* Personally, I think the (rightful) criticism of the drone strikes may neglect the extent to which it serves the political imperative, post-Iraq (2003) of not ‘putting boots on the ground’ and of pursuing more ‘limited’ wars - from that perspective anyway - and any change in that policy would have to be based on a more fundamental realignment of America’s geopolitical power. Which may, slowly, be coming anyway. 
** Incidentally, one thing that made me suspicious in Ken Loach’s otherwise excellent recent film Jimmy’s Hall, set in 1930s rural Ireland, was that when Jimmy Gralton was finally arrested for deportation, it was by what appeared to be local police with rifles, which I’m dubious about (though it does neatly fit Loach’s ‘Free State bastards = Black and Tans” thesis).

notoriouslgbt:

I’m possibly probably coming from a position of huge ignorance here given that Ireland’s military is mostly involved in UN international peacekeeping missions but isn’t the distinction between the police force and the armed forces an inherent quality of any soi-disant liberal democracy and not solely an American characteristic? Plus, doesn’t the branch of government which oversees the military enabling the transfer of its surplus equipment to local branches of the police actually compromise that distinction somewhat, and also compromises the idea of that distinction being an exceptionally American characteristic in the first place? This seems like such a bizarre point on which to appeal to exceptionalism, especially given that the circumstances should call for the total opposite of this kinda pandering, I dunno.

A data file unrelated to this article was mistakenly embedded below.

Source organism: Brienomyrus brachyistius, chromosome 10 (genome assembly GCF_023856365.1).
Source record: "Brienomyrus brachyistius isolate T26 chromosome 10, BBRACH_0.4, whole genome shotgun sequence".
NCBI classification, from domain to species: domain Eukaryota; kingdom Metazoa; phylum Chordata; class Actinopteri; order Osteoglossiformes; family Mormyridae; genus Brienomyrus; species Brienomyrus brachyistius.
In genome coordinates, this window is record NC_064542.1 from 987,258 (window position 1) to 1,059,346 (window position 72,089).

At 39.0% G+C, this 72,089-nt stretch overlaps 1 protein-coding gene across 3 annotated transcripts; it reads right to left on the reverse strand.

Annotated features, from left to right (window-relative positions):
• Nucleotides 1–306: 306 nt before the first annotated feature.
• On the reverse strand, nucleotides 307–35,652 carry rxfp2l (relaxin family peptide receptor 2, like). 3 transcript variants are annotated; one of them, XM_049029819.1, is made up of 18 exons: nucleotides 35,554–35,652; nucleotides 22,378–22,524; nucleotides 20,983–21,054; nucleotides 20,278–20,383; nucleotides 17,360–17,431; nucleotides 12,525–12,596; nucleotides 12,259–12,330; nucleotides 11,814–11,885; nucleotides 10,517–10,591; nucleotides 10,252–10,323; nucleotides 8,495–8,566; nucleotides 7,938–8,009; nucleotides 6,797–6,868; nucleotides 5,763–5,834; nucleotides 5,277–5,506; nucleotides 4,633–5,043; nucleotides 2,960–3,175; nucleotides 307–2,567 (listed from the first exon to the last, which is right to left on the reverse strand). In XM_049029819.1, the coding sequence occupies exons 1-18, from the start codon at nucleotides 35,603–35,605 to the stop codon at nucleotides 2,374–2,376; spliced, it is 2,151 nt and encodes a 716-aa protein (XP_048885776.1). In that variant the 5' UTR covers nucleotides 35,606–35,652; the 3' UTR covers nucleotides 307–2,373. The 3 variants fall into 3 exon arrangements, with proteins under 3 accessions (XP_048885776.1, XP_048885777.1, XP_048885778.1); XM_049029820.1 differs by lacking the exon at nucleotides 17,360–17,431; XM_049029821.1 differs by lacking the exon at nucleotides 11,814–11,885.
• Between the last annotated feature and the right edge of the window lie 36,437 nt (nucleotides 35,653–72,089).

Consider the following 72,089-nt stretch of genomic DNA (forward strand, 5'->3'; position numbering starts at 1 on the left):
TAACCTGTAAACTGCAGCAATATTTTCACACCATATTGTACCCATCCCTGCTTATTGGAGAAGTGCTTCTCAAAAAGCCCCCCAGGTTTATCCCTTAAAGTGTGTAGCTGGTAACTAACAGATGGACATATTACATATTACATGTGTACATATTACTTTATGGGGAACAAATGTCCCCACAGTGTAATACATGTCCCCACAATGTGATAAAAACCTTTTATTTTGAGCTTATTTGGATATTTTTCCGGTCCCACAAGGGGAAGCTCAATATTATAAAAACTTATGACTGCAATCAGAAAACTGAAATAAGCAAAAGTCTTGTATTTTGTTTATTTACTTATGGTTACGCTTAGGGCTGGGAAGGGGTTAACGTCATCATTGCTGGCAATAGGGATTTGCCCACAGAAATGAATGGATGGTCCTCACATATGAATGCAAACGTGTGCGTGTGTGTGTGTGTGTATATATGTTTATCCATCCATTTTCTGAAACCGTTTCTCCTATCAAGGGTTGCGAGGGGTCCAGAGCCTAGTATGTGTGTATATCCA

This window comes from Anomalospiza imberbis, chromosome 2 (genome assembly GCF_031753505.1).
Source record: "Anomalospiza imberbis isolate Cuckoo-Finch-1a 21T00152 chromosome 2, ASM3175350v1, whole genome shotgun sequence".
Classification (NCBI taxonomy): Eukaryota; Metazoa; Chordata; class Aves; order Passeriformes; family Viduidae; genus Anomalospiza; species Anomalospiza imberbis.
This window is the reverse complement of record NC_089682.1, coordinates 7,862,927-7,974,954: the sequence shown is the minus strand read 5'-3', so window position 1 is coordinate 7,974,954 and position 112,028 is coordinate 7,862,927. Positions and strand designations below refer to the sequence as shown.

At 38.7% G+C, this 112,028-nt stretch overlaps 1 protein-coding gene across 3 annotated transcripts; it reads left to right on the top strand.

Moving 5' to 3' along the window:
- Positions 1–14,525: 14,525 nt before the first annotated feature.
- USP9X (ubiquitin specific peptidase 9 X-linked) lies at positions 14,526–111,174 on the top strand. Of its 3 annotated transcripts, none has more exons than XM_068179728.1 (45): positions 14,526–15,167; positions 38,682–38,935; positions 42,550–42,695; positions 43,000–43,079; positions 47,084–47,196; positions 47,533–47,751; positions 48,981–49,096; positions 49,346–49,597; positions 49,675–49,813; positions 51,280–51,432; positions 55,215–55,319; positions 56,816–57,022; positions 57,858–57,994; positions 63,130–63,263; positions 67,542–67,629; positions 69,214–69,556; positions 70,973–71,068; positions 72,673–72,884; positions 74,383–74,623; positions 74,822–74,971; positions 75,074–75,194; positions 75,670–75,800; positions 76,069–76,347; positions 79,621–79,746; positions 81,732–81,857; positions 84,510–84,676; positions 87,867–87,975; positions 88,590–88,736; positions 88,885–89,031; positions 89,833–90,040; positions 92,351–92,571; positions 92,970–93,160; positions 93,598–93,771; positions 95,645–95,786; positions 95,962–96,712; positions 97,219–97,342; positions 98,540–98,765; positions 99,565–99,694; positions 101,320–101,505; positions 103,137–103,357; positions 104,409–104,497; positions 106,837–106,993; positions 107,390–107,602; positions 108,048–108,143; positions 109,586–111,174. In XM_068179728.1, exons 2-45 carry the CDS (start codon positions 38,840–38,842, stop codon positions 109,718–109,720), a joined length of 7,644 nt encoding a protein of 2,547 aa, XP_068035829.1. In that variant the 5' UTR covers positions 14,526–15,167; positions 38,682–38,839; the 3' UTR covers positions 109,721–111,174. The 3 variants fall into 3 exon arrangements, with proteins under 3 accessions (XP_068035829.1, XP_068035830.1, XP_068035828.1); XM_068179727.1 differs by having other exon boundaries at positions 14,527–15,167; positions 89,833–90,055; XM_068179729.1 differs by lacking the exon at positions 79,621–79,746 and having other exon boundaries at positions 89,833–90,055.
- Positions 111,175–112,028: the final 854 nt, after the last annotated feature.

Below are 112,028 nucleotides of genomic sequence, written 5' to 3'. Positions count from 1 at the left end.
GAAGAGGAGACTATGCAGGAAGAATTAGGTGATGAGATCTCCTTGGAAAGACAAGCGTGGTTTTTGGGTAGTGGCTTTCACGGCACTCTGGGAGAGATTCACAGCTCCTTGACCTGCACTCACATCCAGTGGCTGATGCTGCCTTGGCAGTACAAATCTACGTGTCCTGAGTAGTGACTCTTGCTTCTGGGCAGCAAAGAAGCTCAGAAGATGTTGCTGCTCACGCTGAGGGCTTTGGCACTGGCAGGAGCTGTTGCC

(I know I’ve not really said or reblogged anything about Ferguson, everything about this is too horrible and too large an affront to human decency for me to even express in any way which I think would be acceptably coherent or anything. Obviously, much love and positive energy goes out to the protestors and the activists online and in real life.)